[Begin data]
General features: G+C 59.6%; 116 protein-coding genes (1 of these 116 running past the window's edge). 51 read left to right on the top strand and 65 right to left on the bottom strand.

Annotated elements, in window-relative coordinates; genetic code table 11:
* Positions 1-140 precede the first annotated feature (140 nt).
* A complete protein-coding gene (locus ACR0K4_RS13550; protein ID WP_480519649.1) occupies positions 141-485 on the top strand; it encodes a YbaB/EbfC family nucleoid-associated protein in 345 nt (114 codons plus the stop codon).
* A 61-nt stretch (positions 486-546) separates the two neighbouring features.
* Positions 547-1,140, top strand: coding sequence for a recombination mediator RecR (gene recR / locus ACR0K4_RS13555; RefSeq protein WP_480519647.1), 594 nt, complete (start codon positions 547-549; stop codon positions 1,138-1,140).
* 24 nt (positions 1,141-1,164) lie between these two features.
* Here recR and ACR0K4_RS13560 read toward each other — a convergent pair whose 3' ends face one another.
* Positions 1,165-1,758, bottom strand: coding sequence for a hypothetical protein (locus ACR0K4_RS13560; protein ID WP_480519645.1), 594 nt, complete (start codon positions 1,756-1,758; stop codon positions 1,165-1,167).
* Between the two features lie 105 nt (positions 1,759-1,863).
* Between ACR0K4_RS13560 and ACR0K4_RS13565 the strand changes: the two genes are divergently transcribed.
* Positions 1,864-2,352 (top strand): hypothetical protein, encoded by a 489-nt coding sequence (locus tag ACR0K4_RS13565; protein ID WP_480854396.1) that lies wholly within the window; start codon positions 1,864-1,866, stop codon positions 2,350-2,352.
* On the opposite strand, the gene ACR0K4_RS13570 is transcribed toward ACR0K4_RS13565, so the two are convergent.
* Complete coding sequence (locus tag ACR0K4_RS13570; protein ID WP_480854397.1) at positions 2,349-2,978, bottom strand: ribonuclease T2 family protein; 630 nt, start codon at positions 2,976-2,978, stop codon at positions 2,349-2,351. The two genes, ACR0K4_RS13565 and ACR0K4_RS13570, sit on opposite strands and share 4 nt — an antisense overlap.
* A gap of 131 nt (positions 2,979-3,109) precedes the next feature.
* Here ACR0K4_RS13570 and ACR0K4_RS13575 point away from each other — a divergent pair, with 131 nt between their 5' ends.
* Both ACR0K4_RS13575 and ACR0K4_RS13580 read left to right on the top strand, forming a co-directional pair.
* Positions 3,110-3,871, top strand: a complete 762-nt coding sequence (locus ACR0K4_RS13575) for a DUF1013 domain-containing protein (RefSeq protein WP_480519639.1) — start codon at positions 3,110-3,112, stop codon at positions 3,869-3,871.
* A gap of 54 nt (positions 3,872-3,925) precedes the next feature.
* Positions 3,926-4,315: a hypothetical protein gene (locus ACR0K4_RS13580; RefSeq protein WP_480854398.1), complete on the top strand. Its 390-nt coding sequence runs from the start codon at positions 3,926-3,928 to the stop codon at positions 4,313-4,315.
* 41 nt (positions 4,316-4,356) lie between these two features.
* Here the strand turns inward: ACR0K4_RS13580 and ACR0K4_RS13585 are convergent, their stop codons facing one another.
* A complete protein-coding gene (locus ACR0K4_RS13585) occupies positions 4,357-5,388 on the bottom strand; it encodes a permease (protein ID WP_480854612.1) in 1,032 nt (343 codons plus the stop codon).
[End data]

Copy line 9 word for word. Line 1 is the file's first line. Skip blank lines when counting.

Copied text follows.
* Positions 1,165-1,758, bottom strand: coding sequence for a hypothetical protein (locus ACR0K4_RS13560; protein ID WP_480519645.1), 594 nt, complete (start codon positions 1,756-1,758; stop codon positions 1,165-1,167).